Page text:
Several church leaders particularly those in the UK have strongly criticised Ghanaian bishops over their support for a draconian anti-LGBTQ+ law.
These include Justin Welby, the archbishop of Canterbury and leader of the global Anglican Church, Stephen Cottrell, the archbishop of York, and other Church of England bishops have in numerous tweets.
In an earlier statement, the archbishop of the Anglican Church of Ghana, Cyril Kobina Ben-Smith backed the anti-gay bill, saying that the practice is unbiblical, ungodly and unrighteousness in the sight of God.
But in a tweet Archbishop Welby said he was “gravely concerned” and would speak to the archbishop of Ghana to discuss the response of the Anglican Church in the country.
I am gravely concerned by the draft anti-LGBTQ+ Bill due to be debated by the Ghanaian parliament. I will be speaking with the Archbishop of Ghana in the coming days to discuss the Anglican Church of Ghana’s response to the Bill.
My full statement: https://t.co/WcQMKzBseg
— Archbishop of Canterbury (@JustinWelby) October 26, 2021
Stephen Cottrell, the archbishop of York also tweeted that the proposed law was “shocking and unacceptable. There have also been similar concerns from the bishops of London, Liverpool, Worcester, Southwark and Norwich.
The anti LGBTQI bill will make it a crime to be gay, bisexual or transgender, or to advocate for LGBTQ+ rights, punishable by up to 10 years in jail.
Cautions against delays
Meanwhile Ghana’s Speaker of parliament Alban Bagbin has served notice that any attempt to delay the passage of the controversial Proper Human Sexual Rights and Ghanaian family values bill into law will not be tolerated.
The speaker has also declared that proceedings of the constitutional, legal and parliamentary affairs committee which is currently considering the bill will be open to the public as well as the final voting process when the bill returns to the plenary.
The bill is being sponsored by some individual lawmakers who are anti-LGBTQ+ activists.
According to details of the bill, anyone of the same sex that engages in sexual intercourse are “liable on summary conviction to a fine of not less than seven hundred and fifty penalty units and not more than five thousand penalty units, or to a term of imprisonment of not less than three years and not more than five years or both.”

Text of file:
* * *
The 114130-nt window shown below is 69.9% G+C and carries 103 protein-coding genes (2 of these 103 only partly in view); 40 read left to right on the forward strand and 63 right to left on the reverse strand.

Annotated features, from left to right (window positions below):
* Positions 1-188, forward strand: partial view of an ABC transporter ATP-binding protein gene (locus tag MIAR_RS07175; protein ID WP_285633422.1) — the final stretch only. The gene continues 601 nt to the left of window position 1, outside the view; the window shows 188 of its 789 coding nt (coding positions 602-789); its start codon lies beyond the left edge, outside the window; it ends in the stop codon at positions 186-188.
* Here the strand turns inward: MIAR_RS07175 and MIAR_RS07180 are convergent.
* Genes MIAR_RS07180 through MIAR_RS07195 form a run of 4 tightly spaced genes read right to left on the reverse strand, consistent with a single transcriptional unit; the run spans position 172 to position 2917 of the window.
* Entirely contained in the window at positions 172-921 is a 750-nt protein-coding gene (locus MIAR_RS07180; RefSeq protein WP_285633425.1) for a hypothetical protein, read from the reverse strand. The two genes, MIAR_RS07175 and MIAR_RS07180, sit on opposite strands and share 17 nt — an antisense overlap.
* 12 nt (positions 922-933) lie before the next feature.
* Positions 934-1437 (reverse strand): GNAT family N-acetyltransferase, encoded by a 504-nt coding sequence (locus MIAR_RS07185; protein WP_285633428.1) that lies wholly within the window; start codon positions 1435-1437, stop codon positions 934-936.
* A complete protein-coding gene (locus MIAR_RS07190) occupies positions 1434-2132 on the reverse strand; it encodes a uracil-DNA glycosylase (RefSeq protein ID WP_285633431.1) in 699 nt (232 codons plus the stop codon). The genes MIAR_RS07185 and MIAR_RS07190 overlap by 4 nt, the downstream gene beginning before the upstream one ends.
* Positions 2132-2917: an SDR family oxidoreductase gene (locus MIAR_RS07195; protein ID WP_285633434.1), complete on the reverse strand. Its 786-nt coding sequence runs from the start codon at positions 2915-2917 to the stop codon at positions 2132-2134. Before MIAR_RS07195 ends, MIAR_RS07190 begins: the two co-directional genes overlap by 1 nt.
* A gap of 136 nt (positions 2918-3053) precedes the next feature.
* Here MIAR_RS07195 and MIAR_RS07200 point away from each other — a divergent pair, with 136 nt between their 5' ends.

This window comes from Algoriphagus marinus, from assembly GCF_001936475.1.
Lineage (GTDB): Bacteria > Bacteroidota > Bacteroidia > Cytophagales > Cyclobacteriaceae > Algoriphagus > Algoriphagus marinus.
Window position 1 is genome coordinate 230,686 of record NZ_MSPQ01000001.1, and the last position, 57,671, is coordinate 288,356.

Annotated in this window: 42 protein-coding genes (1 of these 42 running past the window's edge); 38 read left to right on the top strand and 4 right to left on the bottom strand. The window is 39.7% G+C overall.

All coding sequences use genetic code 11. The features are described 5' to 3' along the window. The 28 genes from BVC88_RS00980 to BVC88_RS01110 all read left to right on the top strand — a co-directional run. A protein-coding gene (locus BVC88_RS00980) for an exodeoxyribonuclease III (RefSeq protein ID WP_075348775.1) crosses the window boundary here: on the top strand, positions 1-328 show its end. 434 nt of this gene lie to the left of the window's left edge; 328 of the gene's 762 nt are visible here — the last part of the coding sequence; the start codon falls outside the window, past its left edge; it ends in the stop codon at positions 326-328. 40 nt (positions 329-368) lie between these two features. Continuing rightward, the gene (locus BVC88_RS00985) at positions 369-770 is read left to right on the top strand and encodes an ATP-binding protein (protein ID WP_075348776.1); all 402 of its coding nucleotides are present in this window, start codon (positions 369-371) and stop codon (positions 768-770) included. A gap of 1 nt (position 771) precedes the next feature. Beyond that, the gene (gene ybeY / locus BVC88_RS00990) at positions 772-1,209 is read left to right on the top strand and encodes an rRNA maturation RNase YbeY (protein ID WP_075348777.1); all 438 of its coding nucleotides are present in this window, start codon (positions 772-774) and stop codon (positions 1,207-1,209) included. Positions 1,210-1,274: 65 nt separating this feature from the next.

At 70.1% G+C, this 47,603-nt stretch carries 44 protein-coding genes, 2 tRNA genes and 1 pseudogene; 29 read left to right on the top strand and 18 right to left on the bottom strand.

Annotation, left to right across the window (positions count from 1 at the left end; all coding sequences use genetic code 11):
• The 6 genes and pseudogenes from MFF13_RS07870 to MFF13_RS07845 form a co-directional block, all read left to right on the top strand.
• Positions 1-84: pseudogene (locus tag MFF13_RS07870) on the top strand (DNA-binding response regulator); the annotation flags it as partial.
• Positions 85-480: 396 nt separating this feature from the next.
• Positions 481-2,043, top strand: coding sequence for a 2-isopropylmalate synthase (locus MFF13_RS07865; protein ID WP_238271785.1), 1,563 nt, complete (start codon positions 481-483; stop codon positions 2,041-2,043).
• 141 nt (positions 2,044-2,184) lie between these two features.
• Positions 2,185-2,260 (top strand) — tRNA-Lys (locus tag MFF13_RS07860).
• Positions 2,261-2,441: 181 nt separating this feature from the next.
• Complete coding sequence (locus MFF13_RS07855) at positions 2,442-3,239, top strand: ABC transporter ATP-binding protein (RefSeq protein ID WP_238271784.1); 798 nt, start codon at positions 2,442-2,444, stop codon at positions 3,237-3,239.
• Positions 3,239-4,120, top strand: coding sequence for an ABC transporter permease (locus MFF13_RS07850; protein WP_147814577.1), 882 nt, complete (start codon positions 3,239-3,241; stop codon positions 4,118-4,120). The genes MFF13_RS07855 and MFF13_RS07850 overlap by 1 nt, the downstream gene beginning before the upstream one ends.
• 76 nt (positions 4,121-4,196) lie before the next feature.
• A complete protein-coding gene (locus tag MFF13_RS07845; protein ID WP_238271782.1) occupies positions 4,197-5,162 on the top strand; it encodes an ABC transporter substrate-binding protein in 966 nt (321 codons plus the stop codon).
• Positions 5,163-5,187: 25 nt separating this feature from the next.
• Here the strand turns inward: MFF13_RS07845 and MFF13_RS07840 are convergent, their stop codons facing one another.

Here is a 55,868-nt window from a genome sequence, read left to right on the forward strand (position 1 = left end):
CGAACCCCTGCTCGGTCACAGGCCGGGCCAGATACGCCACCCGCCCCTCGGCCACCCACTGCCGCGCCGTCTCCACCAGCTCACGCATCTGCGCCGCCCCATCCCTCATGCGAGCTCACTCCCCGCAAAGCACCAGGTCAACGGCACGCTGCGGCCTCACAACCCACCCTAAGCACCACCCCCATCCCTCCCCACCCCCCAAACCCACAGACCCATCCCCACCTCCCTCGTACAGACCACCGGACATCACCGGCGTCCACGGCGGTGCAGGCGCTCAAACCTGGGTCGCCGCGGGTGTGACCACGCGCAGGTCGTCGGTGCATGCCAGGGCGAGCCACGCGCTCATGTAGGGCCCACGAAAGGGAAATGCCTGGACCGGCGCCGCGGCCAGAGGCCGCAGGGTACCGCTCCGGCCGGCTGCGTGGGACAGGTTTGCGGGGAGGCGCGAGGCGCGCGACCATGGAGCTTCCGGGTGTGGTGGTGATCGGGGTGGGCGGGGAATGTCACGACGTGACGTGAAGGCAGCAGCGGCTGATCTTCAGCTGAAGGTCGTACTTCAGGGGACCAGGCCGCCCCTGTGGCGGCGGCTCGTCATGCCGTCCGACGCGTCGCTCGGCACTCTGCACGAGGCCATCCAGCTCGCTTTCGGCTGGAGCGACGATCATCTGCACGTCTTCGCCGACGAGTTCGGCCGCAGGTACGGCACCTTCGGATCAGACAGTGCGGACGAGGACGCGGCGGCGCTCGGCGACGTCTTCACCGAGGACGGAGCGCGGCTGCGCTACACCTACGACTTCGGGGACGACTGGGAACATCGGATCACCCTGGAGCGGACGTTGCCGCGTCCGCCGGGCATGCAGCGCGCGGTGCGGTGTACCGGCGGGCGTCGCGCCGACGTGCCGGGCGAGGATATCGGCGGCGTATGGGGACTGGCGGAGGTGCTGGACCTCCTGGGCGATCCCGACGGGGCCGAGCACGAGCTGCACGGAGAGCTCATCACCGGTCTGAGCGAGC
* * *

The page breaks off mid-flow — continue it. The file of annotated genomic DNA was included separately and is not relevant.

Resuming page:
This punishment also covers any person who “holds out as a lesbian, a gay, a transgender, a transsexual, a queer, a pansexual, an ally, a non-binary or any other sexual or gender identity that is contrary to the binary categories of male and female.”
The bill also seeks to punish those it deems promoters and allies of the LGBT+ community with a jail term.
There is also punishment for persons who engage in activities that “promotes, supports sympathy for or a change of public opinion towards an act prohibited under the Bill.”
Such offenders are liable on summary conviction to a term of imprisonment of not less than five years or not more than ten years.
A panel of UN experts said in a statement that “Passing this law in its current or even partial form would violate a significant number of human rights, including the absolute prohibition of torture.”
They also indicated that the new bill “will not only criminalize LGBTI (I for intersex) people but also all those who support or show sympathy for human rights.”
Various human rights activists have already expressed their displeasure at this attempt by Ghana’s lawmakers to pass the law.
The bill seems to have strong support among Ghanaians.
Ghana’s current criminal code only outlaws what it describes as “unnatural” carnal knowledge. The law is however silent on explicitly mentioning LGBT people and those who promote their activities.
If the bill is eventually passed into law only Ghana’s President Akufo-Addo, who has vowed not to legalize same-sex marriages will have the final say either to sign it or veto it.